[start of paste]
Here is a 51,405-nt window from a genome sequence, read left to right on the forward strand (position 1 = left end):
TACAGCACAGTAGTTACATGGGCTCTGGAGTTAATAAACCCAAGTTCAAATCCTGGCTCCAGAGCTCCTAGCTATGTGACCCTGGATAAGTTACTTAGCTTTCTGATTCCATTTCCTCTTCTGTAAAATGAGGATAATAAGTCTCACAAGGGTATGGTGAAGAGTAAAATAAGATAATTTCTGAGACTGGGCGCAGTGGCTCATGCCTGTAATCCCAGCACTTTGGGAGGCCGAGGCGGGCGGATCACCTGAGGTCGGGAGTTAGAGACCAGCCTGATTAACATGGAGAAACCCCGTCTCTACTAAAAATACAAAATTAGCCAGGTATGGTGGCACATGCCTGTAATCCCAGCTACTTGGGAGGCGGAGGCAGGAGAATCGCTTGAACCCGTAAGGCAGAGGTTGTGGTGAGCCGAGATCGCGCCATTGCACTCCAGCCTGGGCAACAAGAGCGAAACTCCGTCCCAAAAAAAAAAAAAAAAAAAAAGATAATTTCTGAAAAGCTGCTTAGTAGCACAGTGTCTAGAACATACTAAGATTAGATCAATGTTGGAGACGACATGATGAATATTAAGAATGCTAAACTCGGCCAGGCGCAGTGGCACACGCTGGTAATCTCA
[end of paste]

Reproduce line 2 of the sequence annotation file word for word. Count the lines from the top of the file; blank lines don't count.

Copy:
TACAGCACAGTAGTTACATGGGCTCTGGAGTTAATAAACCCAAGTTCAAATCCTGGCTCCAGAGCTCCTAGCTATGTGACCCTGGATAAGTTACTTAGCTTTCTGATTCCATTTCCTCTTCTGTAAAATGAGGATAATAAGTCTCACAAGGGTATGGTGAAGAGTAAAATAAGATAATTTCTGAGACTGGGCGCAGTGGCTCATGCCTGTAATCCCAGCACTTTGGGAGGCCGAGGCGGGCGGATCACCTGAGGTCGGGAGTTAGAGACCAGCCTGATTAACATGGAGAAACCCCGTCTCTACTAAAAATACAAAATTAGCCAGGTATGGTGGCACATGCCTGTAATCCCAGCTACTTGGGAGGCGGAGGCAGGAGAATCGCTTGAACCCGTAAGGCAGAGGTTGTGGTGAGCCGAGATCGCGCCATTGCACTCCAGCCTGGGCAACAAGAGCGAAACTCCGTCCCAAAAAAAAAAAAAAAAAAAAAGATAATTTCTGAAAAGCTGCTTAGTAGCACAGTGTCTAGAACATACTAAGATTAGATCAATGTTGGAGACGACATGATGAATATTAAGAATGCTAAACTCGGCCAGGCGCAGTGGCACACGCTGGTAATCTCA